Cortot suffered from memory lapses in concert (particularly notable from the 1940s onwards), and often left wrong notes on his later records.  When in form, however, he showed a brilliant technique that could handle almost any kind of pianistic firework. This gift is evident in his legendary recordings of Liszt's Sonata in B minor (the first recording ever made of this masterwork) and Saint-Saëns' Etude en forme de valse. The latter thoroughly impressed even Vladimir Horowitz, who - according to Cortot - approached Cortot to learn his "secret" in performing it; Cortot, however, did not divulge it to him.  He recorded more of Chopin than of any other composer, and his performances of Chopin's Piano Concerto No. 2 in F minor with conductor Sir John Barbirolli and Saint-Saëns' Piano Concerto No. 4 in C minor under Charles Munch, both originally issued on RCA Victor/HMV 78s but reissued on CD in the Naxos Historical series (among others) rank among the all-time great concerto recordings.
He also wrote a good deal of didactic prose, including a piano primer: Rational Principles of Pianoforte Technique. This book contains many finger exercises to aid in the development of various aspects of piano playing technique. It was originally written in French but has long since been translated into other languages.
Technical flaws notwithstanding, Cortot was among the very greatest musicians of the century, and his recordings and musical annotations have seldom been out of print.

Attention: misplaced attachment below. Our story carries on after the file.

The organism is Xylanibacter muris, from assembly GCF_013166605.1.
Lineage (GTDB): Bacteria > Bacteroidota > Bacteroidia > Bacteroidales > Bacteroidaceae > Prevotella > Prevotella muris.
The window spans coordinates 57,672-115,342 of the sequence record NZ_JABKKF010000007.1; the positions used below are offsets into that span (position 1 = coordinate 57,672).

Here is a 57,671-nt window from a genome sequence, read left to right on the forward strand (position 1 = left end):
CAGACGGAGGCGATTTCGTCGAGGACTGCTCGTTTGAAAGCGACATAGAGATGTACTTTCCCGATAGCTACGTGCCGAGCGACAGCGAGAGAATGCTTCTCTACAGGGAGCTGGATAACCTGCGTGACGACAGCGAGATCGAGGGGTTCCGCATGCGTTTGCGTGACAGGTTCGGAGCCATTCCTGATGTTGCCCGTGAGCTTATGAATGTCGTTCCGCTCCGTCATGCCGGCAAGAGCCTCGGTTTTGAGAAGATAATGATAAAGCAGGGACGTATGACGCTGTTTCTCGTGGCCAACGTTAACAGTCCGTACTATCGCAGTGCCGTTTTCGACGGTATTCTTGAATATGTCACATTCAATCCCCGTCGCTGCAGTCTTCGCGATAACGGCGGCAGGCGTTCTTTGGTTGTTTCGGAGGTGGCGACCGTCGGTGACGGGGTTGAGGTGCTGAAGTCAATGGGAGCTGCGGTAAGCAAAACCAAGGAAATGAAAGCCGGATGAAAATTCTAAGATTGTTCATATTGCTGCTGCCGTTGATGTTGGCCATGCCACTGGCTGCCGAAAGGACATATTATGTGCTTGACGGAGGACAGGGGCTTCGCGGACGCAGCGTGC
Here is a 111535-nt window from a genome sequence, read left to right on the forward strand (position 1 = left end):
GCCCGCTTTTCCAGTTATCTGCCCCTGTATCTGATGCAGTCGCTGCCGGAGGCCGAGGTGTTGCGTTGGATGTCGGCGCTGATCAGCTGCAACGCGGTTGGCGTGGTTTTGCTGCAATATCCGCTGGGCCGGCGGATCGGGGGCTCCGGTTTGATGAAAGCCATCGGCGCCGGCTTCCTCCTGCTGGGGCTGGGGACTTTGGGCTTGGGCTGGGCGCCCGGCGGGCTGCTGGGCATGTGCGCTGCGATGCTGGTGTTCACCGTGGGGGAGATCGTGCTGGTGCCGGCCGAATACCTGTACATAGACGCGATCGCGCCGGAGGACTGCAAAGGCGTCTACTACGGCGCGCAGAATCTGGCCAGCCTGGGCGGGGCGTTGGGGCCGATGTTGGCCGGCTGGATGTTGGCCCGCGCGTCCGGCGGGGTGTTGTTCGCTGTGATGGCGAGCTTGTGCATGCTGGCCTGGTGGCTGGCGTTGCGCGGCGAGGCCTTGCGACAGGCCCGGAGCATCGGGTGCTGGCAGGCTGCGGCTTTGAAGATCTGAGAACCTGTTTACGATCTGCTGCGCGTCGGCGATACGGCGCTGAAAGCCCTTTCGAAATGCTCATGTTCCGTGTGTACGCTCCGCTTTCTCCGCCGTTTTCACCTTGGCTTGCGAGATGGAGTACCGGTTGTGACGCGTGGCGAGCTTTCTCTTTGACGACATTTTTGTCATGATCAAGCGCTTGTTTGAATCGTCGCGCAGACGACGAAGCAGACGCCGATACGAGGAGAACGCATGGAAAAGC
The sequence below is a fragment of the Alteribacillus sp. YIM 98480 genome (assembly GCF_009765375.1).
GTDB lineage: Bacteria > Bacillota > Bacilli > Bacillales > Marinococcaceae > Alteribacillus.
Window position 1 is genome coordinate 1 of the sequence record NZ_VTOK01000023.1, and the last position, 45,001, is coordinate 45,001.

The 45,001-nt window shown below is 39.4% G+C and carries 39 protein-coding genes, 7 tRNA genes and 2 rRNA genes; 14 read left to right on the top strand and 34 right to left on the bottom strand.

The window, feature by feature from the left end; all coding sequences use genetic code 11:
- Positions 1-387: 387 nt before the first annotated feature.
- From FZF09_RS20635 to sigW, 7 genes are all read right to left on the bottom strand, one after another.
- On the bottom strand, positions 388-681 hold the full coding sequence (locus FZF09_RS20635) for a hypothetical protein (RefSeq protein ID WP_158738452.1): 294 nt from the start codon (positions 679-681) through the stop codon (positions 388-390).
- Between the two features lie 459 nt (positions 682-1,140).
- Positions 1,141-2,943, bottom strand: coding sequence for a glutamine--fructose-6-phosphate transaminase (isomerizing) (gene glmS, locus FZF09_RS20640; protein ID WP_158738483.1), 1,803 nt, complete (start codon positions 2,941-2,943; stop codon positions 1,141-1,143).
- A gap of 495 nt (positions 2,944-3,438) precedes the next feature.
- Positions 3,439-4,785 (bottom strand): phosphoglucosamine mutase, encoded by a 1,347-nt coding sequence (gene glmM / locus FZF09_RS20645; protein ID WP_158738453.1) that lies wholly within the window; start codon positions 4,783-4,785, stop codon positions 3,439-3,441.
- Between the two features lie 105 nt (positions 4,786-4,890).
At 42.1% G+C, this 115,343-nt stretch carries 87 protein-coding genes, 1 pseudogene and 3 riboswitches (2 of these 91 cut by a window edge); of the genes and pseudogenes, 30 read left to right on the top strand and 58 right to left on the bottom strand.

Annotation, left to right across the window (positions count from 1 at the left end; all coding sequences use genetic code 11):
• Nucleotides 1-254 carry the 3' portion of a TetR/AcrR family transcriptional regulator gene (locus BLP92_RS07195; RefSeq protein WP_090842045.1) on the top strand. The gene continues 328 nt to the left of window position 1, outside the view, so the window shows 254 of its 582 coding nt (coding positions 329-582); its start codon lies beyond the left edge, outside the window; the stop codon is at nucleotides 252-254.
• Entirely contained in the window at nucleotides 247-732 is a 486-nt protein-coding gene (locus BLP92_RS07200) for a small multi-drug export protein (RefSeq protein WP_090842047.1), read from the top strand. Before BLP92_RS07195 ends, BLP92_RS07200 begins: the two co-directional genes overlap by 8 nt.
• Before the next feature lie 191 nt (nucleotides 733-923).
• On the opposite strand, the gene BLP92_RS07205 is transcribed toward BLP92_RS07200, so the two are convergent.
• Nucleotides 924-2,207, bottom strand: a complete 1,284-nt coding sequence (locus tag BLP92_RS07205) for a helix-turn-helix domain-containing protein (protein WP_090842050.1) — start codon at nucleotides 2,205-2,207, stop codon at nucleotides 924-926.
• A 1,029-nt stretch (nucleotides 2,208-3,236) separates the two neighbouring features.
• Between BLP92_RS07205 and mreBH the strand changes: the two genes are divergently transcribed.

In the 1920s, Cortot recorded a number of piano rolls for the Aeolian/Duo-Art company, since 78-rpm records were not always satisfactory in quality or maximum duration of the recording. Once he performed a Liszt Rhapsody weaving his own playing live at the piano with its mechanical reproduction. With eyes closed, some critics could not distinguish between the two. Cortot also made many recordings, the last in 1957, five years before his death. In addition to his recordings of works by Chopin, Schumann, and Liszt, he also made important recordings of music by Weber, Mendelssohn, Franck, Debussy and others, and conducted his Ecole Normale orchestra (with a full nineteenth-century string complement) in a complete recording of the Brandenburg Concertos for RCA Victor in the early 1930s, in which he performed the lengthy solo cadenza of No. 5 in D major, on a modern piano in the grand Romantic manner yet exceedingly effectively in that admittedly archaic style, ending in a grand ritardando and rolled concluding D major chord as the orchestra re-entered with the concluding ritornello. He is also famous for his several trio recordings with Jacques Thibaud and Pablo Casals. Less famously but more appropriately and exquisitely styled, he accompanied singers such as Maggie Teyte and Charles Panzéra. There is even a late recording of Schumann's Dichterliebe in which he accompanied Gerard Souzay, of which the singer said, laconically, 'He was too old, and I was too young'. His final, postwar solo recordings are marred by more frequent technical slips, but he retained his uniquely eloquent phrasing and the free, Romantic performing manner for which he was famous.